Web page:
Okay, this isn’t so much a garden as it is a farm, but the idea is the same – broad spectrum appreciation for what the earth can give us through growing plants.
I leafed through the guidebook to find the page highlighting a tour of lavender fields. We only had half a day, after having spent the morning in Tarascon at the farmer’s market, where we bought some cheese, bread and tomatoes for lunch later on. We headed onward to Aix-en-Provence. We stopped in Aix for lunch; a peasant’s lunch on a stone bench. We ate our bread, cheese and tomatoes over the sidewalk, with tomatoes dripping all over our hands. It was wonderful. Eventually, we made our way to the nearest stop of the guidebook’s suggested tour – Valensole.
A little town in the hills, much warmer than the coastal part of Southern France, Valensole boasts of purple fields, family farms and quaint tourist stops. The guidebook advised us to roll down the windows upon approach, so we did. The air did not disappoint. The second we cracked the windows, the soft fragrance of lavender came wafting into the car. It was one giant spa for the senses. First the scent, then the visual image of row upon row of lavender mounds dancing in the breeze.
The shop was bustling with tourists, buying their oils and sachets and soaps. Lavender bundles and baskets filled with “bath crap” as I call it (all the good things a person who loves baths would need) were on display in the corners of the store. Outside were copious fields of swaying lavender. We went out to take some pictures.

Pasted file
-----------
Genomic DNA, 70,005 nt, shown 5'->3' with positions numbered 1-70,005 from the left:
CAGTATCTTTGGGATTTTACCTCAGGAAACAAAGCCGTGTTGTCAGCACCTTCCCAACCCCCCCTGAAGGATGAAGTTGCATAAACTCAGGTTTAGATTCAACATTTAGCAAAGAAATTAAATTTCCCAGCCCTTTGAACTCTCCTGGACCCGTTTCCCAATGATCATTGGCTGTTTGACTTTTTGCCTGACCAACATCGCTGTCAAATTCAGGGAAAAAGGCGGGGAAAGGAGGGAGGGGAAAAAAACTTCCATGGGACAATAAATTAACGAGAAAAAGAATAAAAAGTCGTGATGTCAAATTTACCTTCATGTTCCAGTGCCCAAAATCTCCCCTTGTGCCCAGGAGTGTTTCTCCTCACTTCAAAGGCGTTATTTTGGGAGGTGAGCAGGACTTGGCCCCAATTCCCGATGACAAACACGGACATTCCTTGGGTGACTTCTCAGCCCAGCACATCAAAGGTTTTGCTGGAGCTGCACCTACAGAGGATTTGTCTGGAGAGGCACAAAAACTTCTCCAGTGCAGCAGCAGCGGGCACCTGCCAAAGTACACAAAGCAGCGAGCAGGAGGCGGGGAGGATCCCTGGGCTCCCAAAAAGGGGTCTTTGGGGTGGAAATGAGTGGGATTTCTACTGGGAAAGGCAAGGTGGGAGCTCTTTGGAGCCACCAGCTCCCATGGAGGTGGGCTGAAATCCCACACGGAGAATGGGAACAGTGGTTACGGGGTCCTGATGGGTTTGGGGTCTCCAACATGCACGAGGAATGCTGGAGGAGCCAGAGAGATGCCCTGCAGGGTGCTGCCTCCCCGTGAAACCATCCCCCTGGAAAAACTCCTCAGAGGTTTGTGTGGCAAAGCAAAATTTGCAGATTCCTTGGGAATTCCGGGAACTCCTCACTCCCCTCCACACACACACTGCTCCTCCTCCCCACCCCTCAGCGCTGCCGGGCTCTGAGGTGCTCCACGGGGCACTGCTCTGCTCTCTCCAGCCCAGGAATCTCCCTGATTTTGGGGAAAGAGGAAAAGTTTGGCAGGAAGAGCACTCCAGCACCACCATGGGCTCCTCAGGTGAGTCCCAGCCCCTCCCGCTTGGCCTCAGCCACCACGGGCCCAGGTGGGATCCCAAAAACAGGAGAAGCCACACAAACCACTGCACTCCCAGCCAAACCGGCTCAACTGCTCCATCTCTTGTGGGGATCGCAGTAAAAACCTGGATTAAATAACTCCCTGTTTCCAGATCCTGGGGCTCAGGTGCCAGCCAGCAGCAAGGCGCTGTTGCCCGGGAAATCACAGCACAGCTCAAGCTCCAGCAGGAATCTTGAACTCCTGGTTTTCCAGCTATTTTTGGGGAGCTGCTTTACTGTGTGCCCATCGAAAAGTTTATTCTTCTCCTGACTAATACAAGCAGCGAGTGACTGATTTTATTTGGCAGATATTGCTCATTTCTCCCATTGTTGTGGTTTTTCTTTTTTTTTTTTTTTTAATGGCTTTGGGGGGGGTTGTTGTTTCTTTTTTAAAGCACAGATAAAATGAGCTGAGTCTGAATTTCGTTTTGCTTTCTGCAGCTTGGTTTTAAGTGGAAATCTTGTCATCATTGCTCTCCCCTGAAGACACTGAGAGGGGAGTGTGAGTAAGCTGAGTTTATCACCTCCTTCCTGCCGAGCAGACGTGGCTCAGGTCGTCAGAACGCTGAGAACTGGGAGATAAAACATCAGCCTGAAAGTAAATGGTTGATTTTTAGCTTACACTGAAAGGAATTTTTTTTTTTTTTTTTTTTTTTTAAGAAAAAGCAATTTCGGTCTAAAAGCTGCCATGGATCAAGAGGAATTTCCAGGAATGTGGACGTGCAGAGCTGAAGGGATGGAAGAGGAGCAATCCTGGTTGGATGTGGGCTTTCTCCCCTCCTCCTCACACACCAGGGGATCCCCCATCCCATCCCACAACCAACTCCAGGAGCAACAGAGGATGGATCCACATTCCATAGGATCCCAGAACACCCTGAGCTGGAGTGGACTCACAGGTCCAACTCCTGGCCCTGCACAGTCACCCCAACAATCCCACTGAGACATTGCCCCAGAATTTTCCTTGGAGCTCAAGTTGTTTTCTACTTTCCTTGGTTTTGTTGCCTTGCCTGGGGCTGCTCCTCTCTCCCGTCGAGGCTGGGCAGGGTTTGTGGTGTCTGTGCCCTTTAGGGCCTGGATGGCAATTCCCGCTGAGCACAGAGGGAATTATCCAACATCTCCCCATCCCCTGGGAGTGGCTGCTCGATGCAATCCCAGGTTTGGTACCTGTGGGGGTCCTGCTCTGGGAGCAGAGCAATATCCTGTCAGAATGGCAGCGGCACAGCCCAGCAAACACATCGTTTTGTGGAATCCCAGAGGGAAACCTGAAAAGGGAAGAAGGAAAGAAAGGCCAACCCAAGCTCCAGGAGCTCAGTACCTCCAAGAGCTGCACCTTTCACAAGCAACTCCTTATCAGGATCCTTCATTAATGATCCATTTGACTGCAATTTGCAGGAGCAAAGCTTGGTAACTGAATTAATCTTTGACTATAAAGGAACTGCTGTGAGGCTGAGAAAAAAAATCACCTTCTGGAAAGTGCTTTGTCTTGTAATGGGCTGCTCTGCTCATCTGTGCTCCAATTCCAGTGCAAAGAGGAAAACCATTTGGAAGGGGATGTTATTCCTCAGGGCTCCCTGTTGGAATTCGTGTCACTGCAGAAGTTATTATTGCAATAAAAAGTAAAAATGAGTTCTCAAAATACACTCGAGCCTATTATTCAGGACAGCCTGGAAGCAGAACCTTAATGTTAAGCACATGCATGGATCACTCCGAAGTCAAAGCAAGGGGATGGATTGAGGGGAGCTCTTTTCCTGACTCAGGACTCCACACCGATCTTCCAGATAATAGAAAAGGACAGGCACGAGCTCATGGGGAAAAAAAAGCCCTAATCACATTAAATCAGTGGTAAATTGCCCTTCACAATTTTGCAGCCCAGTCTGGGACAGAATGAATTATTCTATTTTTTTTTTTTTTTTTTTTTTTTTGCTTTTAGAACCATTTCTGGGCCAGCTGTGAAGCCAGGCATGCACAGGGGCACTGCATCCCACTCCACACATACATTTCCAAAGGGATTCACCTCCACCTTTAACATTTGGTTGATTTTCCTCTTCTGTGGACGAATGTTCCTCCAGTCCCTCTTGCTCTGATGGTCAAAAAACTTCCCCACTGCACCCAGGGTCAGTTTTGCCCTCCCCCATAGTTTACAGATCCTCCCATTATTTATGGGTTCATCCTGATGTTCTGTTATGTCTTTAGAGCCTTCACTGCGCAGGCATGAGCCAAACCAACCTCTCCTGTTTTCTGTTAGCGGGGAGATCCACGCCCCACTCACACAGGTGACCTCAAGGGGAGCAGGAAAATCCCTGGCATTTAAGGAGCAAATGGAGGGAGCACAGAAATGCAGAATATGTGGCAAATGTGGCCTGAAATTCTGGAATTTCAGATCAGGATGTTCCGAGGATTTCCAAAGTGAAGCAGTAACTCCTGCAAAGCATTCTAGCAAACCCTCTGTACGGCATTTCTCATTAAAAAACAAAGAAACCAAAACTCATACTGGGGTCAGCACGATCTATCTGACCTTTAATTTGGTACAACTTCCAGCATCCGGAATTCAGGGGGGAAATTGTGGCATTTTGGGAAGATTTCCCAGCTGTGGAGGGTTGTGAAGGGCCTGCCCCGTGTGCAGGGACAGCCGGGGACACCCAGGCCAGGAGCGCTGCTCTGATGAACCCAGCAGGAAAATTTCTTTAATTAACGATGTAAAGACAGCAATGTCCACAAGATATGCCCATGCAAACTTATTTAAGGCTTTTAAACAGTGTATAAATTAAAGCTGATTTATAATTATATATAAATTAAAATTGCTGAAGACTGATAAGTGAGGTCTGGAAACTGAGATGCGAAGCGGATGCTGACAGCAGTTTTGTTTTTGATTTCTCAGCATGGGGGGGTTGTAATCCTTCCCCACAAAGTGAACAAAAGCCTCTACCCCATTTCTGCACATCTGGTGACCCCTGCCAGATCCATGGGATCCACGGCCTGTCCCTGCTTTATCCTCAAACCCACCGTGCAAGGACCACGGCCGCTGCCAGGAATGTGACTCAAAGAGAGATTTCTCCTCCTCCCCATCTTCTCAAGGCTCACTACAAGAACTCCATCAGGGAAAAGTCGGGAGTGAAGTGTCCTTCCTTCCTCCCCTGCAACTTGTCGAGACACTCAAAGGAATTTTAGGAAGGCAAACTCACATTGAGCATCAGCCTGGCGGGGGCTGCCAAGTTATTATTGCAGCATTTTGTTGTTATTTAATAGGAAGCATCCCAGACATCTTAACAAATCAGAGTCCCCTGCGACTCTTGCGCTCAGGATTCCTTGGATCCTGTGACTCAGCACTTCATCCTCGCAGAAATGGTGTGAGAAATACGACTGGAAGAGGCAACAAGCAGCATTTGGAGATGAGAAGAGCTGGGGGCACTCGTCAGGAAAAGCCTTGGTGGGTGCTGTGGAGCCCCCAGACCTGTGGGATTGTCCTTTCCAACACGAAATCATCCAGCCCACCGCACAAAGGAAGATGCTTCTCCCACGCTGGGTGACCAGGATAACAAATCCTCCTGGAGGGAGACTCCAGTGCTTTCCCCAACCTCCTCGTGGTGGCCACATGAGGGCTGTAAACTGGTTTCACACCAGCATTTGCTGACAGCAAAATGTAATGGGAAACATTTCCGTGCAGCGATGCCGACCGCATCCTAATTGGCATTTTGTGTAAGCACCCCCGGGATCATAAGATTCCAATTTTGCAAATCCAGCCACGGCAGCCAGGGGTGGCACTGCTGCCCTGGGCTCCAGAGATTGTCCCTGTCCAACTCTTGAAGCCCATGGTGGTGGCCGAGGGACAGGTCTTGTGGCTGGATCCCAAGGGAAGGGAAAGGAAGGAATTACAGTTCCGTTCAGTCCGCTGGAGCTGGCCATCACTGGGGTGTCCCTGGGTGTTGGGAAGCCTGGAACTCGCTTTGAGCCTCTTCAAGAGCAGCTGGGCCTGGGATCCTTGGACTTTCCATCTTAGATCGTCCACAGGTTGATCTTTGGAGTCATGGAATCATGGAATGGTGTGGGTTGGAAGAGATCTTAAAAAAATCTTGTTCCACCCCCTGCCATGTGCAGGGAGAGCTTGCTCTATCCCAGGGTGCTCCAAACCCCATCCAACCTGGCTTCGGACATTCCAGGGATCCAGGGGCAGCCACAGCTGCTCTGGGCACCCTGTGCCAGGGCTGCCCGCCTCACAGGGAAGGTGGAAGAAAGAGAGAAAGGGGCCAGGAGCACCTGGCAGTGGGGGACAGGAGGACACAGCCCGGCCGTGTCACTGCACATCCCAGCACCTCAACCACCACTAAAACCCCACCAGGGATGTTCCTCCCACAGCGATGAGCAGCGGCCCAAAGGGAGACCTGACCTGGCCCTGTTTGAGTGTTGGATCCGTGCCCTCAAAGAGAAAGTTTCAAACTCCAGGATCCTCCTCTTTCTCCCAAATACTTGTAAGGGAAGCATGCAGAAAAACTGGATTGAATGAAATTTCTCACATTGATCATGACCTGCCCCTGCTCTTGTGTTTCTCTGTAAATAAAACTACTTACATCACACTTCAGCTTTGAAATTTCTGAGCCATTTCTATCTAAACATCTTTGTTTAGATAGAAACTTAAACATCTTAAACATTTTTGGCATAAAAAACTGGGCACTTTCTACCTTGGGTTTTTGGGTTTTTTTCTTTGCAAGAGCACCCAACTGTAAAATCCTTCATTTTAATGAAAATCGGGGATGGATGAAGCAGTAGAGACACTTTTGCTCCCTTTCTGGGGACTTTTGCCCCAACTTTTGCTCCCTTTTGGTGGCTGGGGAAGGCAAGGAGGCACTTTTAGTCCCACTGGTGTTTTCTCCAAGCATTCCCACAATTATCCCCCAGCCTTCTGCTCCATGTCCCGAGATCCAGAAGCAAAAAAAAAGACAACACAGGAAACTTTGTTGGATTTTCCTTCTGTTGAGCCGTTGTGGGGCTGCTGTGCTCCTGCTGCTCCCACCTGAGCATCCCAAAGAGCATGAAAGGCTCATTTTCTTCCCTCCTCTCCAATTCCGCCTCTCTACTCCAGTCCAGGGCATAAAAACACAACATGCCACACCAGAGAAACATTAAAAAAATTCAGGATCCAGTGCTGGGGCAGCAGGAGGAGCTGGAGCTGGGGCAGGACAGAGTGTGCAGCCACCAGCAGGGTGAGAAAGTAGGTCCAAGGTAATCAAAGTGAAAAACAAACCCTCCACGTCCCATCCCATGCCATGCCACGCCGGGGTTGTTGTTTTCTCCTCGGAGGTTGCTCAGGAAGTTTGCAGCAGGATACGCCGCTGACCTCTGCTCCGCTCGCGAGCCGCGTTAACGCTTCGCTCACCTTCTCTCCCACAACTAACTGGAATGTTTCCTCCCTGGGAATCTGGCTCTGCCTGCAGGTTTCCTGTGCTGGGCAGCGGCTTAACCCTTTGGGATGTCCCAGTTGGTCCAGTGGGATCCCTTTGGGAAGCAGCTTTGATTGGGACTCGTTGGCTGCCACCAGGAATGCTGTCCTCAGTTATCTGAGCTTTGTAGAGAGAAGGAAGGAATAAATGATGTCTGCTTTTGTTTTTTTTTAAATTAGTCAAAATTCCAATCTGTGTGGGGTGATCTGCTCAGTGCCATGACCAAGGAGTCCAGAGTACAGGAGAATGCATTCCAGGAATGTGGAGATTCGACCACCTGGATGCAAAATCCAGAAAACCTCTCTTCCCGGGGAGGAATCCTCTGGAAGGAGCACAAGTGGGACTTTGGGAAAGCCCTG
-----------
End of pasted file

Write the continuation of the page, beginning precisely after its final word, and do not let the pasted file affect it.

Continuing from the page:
Even though it looks like I’m bowing to the lavender, I am really rubbing the flower buds between my hands for a sniff. The scent was glorious. I wanted to lay down in the field, but the ground was very rocky and dry. This fact seemed to reinforce my belief that the most successful way to grow lavender is to ignore it.
We drove further into town and parked along a line of shops, each one selling some kind of lavender scented something. We wandered into a store where shelves were stocked with wines and honey and of course, lavender oil. The woman behind the counter encouraged us to try all the different honey available from the regions. We nearly sickened ourselves trying all the different kinds. It’s amazing how completely unique some honey tastes – like nothing I’ve ever tasted here.
It was at this store that I got my education about the difference between Lavender and Lavendin. I wrote about it in a recent newsletter: Summer Newsletter. She tried in her best broken English and the rest in French (which my husband either translated or I got the gist of it) to tell me which oil is used for what purpose. She gave me an information sheet to take home with me, so I picked out a small bottle of lavender oil (my preference over Lavendin) and bought it. What a delightful learning experience that was.
The great thing about driving to Valensole is that you have to leave on the same road from which you came, so the view on the way out was just as spectacular as on the drive in.
This Post Has 4 Comments
I’m envious of your trip!! I love lavender but have bought so many from web sites here in the States and can’t find anything that compares to the Pre de Provence smell…. How would I find any of these small shops or any shops in Provence area that sell their goods
Thanks. Glad you like it. Stick around, there’s more to come.
Sure thing. France is responsible for only 50% of the world’s lavender production, but 90% of its lavendin production. Austrailia, Bulgaria, China, Portugal, Russia, Spain and the UK are also producers.
What a wonderful treat — I never thought about where the heck lavender comes from and I LOVE it! I can almost smell it in my dumpy little apartment in Burbank next to the freeway… oh, swoon! Thanks for that…